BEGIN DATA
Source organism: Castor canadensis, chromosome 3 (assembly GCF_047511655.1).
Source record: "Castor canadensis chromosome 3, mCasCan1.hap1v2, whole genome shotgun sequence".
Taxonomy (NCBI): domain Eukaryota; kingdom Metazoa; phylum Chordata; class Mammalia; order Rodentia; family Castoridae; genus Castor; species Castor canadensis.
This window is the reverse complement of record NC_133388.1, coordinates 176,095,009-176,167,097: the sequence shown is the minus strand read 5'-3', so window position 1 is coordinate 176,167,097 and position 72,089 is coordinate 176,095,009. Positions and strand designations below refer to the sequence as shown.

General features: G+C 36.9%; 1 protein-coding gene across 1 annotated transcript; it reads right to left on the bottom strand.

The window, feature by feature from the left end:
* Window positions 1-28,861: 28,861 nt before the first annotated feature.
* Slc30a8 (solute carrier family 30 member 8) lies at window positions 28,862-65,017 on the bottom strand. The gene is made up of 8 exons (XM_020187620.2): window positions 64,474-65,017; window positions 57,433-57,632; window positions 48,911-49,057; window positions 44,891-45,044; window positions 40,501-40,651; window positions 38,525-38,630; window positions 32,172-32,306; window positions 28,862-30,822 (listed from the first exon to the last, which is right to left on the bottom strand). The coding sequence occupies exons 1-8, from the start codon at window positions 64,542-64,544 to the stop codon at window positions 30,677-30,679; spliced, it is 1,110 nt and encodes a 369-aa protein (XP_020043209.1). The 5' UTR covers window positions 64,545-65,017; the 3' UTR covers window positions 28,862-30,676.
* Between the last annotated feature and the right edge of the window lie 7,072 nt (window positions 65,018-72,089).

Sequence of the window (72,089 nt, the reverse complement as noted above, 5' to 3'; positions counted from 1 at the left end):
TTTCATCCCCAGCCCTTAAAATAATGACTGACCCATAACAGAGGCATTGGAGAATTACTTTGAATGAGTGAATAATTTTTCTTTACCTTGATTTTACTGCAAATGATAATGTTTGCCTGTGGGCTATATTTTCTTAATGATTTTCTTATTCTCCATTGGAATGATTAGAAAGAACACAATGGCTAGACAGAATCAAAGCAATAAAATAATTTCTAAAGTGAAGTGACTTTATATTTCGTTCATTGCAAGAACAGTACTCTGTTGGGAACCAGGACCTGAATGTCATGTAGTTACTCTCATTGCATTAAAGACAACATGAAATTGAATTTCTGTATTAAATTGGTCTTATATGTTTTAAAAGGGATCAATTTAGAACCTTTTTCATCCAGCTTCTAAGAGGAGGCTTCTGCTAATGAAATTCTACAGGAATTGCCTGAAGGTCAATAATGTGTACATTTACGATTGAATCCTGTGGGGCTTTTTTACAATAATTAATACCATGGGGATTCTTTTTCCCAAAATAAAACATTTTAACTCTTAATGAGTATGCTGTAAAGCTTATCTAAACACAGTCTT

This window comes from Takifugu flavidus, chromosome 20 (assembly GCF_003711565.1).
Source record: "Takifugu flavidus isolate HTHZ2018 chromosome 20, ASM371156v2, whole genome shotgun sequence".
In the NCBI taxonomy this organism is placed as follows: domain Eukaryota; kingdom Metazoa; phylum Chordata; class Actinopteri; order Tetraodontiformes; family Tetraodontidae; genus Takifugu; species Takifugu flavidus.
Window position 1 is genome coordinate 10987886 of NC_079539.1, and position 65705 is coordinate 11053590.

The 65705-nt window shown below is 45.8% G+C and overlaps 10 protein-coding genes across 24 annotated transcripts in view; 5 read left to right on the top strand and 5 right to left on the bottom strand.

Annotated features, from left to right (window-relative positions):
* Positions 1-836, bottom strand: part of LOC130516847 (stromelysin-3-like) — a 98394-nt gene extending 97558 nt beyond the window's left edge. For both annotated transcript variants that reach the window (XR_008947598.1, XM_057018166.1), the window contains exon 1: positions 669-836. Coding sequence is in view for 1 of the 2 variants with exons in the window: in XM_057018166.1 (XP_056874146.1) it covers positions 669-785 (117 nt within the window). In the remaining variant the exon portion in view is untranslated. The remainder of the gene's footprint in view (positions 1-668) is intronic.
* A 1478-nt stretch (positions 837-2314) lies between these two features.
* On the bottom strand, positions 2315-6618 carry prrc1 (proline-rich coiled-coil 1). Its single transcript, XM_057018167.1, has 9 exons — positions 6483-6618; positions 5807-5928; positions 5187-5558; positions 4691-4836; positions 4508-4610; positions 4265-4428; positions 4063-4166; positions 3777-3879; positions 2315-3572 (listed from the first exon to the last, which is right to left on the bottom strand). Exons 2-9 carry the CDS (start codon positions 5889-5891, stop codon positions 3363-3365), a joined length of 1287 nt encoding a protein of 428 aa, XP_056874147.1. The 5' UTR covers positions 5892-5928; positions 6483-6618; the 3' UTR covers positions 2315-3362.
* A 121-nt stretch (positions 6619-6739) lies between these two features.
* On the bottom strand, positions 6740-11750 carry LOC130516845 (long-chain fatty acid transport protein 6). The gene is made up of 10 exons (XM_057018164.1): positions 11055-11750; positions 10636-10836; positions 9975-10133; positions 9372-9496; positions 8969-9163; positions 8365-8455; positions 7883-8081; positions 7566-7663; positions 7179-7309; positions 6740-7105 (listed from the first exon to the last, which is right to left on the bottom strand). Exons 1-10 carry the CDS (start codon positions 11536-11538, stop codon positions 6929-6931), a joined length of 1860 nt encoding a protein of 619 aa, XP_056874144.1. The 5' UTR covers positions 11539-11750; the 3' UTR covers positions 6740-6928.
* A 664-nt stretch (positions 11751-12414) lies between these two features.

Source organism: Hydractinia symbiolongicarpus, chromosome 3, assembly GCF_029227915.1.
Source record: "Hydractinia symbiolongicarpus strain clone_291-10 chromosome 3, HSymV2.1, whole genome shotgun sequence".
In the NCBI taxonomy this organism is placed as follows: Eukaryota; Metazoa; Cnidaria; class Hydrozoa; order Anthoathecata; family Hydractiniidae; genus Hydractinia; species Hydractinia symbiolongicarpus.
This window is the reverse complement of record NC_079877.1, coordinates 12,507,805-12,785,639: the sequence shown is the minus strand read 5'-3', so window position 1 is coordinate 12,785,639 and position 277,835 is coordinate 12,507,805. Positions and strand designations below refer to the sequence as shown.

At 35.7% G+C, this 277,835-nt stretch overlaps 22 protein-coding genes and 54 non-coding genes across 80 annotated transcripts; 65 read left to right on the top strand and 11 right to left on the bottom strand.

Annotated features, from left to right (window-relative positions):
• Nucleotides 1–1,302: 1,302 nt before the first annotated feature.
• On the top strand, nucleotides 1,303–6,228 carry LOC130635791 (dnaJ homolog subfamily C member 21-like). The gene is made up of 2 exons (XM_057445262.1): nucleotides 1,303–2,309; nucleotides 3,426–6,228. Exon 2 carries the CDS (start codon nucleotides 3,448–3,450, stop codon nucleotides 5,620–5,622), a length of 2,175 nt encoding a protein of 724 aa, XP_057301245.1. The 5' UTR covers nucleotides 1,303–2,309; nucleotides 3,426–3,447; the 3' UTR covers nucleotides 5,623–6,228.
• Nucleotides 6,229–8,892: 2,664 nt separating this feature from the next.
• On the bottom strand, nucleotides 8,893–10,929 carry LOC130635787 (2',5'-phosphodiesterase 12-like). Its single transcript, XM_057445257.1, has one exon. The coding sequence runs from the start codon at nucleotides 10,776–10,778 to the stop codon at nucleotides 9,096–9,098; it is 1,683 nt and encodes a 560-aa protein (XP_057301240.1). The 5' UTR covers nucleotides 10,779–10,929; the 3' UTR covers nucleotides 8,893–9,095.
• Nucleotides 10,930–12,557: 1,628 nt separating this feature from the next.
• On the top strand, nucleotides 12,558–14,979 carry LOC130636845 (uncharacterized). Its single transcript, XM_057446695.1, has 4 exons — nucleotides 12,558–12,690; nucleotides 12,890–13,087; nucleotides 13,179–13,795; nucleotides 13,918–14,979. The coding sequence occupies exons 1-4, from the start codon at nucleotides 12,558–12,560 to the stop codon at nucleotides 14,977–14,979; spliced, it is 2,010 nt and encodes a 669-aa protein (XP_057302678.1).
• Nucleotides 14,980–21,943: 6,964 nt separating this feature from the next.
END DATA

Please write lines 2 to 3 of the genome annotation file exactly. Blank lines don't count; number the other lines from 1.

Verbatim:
Source record: "Castor canadensis chromosome 3, mCasCan1.hap1v2, whole genome shotgun sequence".
Taxonomy (NCBI): domain Eukaryota; kingdom Metazoa; phylum Chordata; class Mammalia; order Rodentia; family Castoridae; genus Castor; species Castor canadensis.